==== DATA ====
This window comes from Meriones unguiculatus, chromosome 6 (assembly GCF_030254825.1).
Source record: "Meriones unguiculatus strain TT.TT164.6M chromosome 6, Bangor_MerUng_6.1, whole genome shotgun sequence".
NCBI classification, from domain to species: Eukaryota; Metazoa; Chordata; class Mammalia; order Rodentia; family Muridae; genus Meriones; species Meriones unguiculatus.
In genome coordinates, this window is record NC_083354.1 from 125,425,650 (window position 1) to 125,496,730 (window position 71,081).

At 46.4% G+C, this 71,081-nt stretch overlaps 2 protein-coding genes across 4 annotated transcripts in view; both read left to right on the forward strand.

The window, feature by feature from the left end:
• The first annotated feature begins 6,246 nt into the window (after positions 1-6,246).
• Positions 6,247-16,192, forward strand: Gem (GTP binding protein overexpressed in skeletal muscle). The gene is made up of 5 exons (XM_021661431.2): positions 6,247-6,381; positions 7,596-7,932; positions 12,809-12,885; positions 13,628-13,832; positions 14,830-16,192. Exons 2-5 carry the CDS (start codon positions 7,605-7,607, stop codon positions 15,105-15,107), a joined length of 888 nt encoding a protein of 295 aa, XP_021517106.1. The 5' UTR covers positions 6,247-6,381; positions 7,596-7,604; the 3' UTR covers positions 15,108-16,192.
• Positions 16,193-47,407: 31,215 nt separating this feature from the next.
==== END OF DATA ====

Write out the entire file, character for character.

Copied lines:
This window comes from Meriones unguiculatus, chromosome 6 (assembly GCF_030254825.1).
Source record: "Meriones unguiculatus strain TT.TT164.6M chromosome 6, Bangor_MerUng_6.1, whole genome shotgun sequence".
NCBI classification, from domain to species: Eukaryota; Metazoa; Chordata; class Mammalia; order Rodentia; family Muridae; genus Meriones; species Meriones unguiculatus.
In genome coordinates, this window is record NC_083354.1 from 125,425,650 (window position 1) to 125,496,730 (window position 71,081).

At 46.4% G+C, this 71,081-nt stretch overlaps 2 protein-coding genes across 4 annotated transcripts in view; both read left to right on the forward strand.

The window, feature by feature from the left end:
• The first annotated feature begins 6,246 nt into the window (after positions 1-6,246).
• Positions 6,247-16,192, forward strand: Gem (GTP binding protein overexpressed in skeletal muscle). The gene is made up of 5 exons (XM_021661431.2): positions 6,247-6,381; positions 7,596-7,932; positions 12,809-12,885; positions 13,628-13,832; positions 14,830-16,192. Exons 2-5 carry the CDS (start codon positions 7,605-7,607, stop codon positions 15,105-15,107), a joined length of 888 nt encoding a protein of 295 aa, XP_021517106.1. The 5' UTR covers positions 6,247-6,381; positions 7,596-7,604; the 3' UTR covers positions 15,108-16,192.
• Positions 16,193-47,407: 31,215 nt separating this feature from the next.